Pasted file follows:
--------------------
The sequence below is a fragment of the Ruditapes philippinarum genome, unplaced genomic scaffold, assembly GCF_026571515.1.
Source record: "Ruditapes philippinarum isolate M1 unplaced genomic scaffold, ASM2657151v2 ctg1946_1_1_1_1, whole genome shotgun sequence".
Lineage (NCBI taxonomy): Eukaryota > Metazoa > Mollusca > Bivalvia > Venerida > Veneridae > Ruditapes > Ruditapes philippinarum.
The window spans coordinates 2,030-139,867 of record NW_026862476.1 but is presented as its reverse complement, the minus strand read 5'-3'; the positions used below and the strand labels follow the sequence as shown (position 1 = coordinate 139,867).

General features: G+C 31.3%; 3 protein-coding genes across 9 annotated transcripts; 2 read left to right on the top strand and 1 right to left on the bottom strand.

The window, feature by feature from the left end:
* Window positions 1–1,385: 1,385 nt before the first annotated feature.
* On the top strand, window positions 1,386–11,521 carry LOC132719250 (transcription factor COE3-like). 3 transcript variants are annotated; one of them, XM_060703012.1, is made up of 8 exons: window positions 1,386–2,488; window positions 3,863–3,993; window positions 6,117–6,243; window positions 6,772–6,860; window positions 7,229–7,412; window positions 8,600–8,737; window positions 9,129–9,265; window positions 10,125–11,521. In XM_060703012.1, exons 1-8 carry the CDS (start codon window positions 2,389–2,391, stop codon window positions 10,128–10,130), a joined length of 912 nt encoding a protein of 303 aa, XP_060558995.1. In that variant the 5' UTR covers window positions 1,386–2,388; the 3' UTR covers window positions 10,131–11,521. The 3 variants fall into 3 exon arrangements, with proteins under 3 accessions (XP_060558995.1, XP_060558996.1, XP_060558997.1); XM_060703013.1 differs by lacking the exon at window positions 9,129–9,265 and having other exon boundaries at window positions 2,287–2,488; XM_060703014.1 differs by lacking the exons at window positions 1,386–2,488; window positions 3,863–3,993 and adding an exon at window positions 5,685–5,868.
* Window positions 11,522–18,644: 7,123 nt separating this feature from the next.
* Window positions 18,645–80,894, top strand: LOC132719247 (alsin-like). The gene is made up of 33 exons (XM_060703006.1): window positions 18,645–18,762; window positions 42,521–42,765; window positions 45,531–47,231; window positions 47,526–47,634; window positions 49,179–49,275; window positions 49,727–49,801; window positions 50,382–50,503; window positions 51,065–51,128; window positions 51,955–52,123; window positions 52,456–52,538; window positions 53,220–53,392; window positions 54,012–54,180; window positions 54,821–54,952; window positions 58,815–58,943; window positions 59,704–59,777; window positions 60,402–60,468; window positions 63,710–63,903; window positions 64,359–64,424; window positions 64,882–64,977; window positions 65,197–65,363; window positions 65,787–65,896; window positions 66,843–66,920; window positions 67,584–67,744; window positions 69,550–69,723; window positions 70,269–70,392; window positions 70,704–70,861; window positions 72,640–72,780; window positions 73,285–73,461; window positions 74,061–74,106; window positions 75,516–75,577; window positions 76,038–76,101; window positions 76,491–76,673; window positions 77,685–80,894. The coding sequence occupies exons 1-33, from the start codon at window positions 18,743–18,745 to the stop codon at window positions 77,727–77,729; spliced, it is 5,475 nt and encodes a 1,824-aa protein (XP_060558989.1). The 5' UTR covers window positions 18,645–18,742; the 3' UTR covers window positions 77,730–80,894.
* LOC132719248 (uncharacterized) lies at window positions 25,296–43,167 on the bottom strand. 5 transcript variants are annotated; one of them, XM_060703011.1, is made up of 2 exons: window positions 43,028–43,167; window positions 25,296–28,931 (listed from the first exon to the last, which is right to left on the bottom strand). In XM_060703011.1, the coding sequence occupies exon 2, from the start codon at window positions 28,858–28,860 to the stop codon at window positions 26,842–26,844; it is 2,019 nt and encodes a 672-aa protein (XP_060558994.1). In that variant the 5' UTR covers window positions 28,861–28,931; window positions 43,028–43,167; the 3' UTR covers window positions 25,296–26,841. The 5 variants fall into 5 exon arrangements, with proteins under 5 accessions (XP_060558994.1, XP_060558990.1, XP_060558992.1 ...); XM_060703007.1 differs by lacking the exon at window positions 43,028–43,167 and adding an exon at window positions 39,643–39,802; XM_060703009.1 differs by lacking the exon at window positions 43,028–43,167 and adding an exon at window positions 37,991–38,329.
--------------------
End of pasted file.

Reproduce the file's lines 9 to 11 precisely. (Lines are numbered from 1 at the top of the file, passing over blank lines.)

* Window positions 11,522–18,644: 7,123 nt separating this feature from the next.
* Window positions 18,645–80,894, top strand: LOC132719247 (alsin-like). The gene is made up of 33 exons (XM_060703006.1): window positions 18,645–18,762; window positions 42,521–42,765; window positions 45,531–47,231; window positions 47,526–47,634; window positions 49,179–49,275; window positions 49,727–49,801; window positions 50,382–50,503; window positions 51,065–51,128; window positions 51,955–52,123; window positions 52,456–52,538; window positions 53,220–53,392; window positions 54,012–54,180; window positions 54,821–54,952; window positions 58,815–58,943; window positions 59,704–59,777; window positions 60,402–60,468; window positions 63,710–63,903; window positions 64,359–64,424; window positions 64,882–64,977; window positions 65,197–65,363; window positions 65,787–65,896; window positions 66,843–66,920; window positions 67,584–67,744; window positions 69,550–69,723; window positions 70,269–70,392; window positions 70,704–70,861; window positions 72,640–72,780; window positions 73,285–73,461; window positions 74,061–74,106; window positions 75,516–75,577; window positions 76,038–76,101; window positions 76,491–76,673; window positions 77,685–80,894. The coding sequence occupies exons 1-33, from the start codon at window positions 18,743–18,745 to the stop codon at window positions 77,727–77,729; spliced, it is 5,475 nt and encodes a 1,824-aa protein (XP_060558989.1). The 5' UTR covers window positions 18,645–18,742; the 3' UTR covers window positions 77,730–80,894.
* LOC132719248 (uncharacterized) lies at window positions 25,296–43,167 on the bottom strand. 5 transcript variants are annotated; one of them, XM_060703011.1, is made up of 2 exons: window positions 43,028–43,167; window positions 25,296–28,931 (listed from the first exon to the last, which is right to left on the bottom strand). In XM_060703011.1, the coding sequence occupies exon 2, from the start codon at window positions 28,858–28,860 to the stop codon at window positions 26,842–26,844; it is 2,019 nt and encodes a 672-aa protein (XP_060558994.1). In that variant the 5' UTR covers window positions 28,861–28,931; window positions 43,028–43,167; the 3' UTR covers window positions 25,296–26,841. The 5 variants fall into 5 exon arrangements, with proteins under 5 accessions (XP_060558994.1, XP_060558990.1, XP_060558992.1 ...); XM_060703007.1 differs by lacking the exon at window positions 43,028–43,167 and adding an exon at window positions 39,643–39,802; XM_060703009.1 differs by lacking the exon at window positions 43,028–43,167 and adding an exon at window positions 37,991–38,329.